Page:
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Thread: The Case of the Traveling Rakusu

  1. #1
    Senior Member Shujin's Avatar
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    The Case of the Traveling Rakusu

    Hey y'all. I have the opportunity, thanks to my very patient wife, to sit a day-long zazenkai with the local zen group in town. I haven't been able to sit with them before due to scheduling conflicts, not any great ideological differences. They are affiliated with Atlanta Soto Zen Center which, from the little bit of research I've done on their website, does not seem to have the same traditions in sewing as Treeleaf. For example, those undertaking Jukai seem to receive the hangesa rather than sew a rakusu.

    This brings me to my question. Is it reasonable to ask to wear my rakusu when sitting with the group? Clearly, I could just ask the leader of the group and wait for a reaction. I would like to be polite, however, and avoid a rakusu ruckus.

    gassho,
    Shujin

  2. #2

    Re: The Case of the Traveling Rakusu

    Quote Originally Posted by Shujin
    Hey y'all. I have the opportunity, thanks to my very patient wife, to sit a day-long zazenkai with the local zen group in town. I haven't been able to sit with them before due to scheduling conflicts, not any great ideological differences. They are affiliated with Atlanta Soto Zen Center which, from the little bit of research I've done on their website, does not seem to have the same traditions in sewing as Treeleaf. For example, those undertaking Jukai seem to receive the hangesa rather than sew a rakusu.

    This brings me to my question. Is it reasonable to ask to wear my rakusu when sitting with the group? Clearly, I could just ask the leader of the group and wait for a reaction. I would like to be polite, however, and avoid a rakusu ruckus.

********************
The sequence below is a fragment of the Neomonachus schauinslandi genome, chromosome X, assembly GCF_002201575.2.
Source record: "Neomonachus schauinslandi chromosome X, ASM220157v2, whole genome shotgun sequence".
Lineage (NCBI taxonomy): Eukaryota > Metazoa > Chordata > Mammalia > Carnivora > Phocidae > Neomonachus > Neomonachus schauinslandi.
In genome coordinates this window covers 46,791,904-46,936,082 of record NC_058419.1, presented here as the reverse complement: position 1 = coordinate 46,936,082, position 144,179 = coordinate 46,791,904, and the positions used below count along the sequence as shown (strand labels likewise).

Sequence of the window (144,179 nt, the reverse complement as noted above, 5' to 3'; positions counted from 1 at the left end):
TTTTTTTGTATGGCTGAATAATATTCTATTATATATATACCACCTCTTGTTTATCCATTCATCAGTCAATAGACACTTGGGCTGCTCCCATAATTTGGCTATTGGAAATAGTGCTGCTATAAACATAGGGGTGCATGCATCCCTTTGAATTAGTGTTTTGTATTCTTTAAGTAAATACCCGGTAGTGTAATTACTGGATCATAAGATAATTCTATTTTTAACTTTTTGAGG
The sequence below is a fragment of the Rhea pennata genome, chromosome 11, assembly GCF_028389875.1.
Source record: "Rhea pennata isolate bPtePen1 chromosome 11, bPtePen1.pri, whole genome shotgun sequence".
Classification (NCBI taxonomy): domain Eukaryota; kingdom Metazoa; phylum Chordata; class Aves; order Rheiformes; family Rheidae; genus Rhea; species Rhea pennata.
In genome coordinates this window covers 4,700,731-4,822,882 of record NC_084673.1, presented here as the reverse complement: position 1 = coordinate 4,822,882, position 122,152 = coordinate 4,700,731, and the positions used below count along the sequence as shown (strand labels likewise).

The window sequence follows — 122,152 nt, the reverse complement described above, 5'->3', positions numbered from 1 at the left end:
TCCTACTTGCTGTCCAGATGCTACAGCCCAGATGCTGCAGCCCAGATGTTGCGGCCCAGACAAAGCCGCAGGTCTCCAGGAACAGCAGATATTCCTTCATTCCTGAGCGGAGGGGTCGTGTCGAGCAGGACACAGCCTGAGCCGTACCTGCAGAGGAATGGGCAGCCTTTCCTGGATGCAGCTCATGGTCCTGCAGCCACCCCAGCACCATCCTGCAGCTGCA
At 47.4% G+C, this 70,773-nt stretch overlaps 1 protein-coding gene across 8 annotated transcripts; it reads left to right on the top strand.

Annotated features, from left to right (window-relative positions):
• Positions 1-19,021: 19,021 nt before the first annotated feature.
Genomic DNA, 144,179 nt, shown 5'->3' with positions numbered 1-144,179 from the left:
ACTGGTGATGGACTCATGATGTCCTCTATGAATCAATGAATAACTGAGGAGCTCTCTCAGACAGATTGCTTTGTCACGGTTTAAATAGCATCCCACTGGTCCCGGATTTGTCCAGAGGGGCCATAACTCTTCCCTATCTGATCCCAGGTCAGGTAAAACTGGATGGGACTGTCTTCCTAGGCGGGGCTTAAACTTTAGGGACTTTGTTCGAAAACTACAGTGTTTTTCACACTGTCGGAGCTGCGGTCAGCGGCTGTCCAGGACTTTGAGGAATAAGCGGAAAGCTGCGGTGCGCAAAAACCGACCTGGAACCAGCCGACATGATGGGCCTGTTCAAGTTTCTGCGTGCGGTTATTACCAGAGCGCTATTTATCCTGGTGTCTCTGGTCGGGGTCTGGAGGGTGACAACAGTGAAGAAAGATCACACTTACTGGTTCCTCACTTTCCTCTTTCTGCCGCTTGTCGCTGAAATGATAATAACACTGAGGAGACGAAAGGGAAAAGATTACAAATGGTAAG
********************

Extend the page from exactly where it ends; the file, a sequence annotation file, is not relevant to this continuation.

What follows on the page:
gassho,
    Shujin
    Hi Shujin,

    Yes, it is typical and completely welcome in almost any Zen group I know. When I was in China recently, I wore mine under my Chinese style top robe because it is not the custom there (they were even curious to see my Rakusu, a Japanese innovation )

    viewtopic.php?p=67457#p67457

    However, if visiting another Soto Zen group like the Atlanta center, I would not even ask the teacher for permission ... it is so expected.

    The only case I heard recently was that a San Francisco Zen Center affiliated group noted to someone who had been sitting there for a time that "brown color Rakusu is reserved for teachers", and asked the person to wear another color! That's fine, because "when in Rome" ... however, I informed the person that such "brown color" rule is completely an innovation of San Francisco, and in Japan lay folks wear "brown Rakusu" all the time. A similar rule I encountered in Europe when wearing a Rakusu with a white ring before I was Ordained (our Nyohoe Rakusu do not have rings, but other styles of lay Rakusu do) is that "in the Deshimaru Lineage, only teachers can wear rings". That, again, is not the rule in Japan.

    So ... when in Rome.

    However, when visiting a Soto Zen center anywhere in the world, I would not even ask. I would just naturally recite the Verse of the Kesa when putting on one's sitting clothes and wear it! If anyone even blinks an eye ... I will be very surprised.

    Gassho, Jundo

  3. #3
    Treeleaf Unsui rculver's Avatar
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    Re: The Case of the Traveling Rakusu

    Shujin,

    Please let us know how it goes!

    Ron

  4. #4

    Re: The Case of the Traveling Rakusu

    Quote Originally Posted by rculver
    Please let us know how it goes!
    Yes please. Enjoy the opportunity
    _()_
    Myoku

  5. #5

    Re: The Case of the Traveling Rakusu

    Definitely want to hear how it goes. I'm planning (if I can ever get the scheduling to fit!) to sit a long session with a not-too-distant Kwan Um group, and had similar questions about how I might be received. Especially given their blending of Pure Land practices.

    P.S. "Rakusu Ruckus" would make an awesome band name :mrgreen:

  6. #6

    Re: The Case of the Traveling Rakusu

    Quote Originally Posted by Kaishin
    Definitely want to hear how it goes. I'm planning (if I can ever get the scheduling to fit!) to sit a long session with a not-too-distant Kwan Um group, and had similar questions about how I might be received. Especially given their blending of Pure Land practices.

    P.S. "Rakusu Ruckus" would make an awesome band name :mrgreen:
    I am not sure what "blending with Pure Land practices" has to do with the matter though.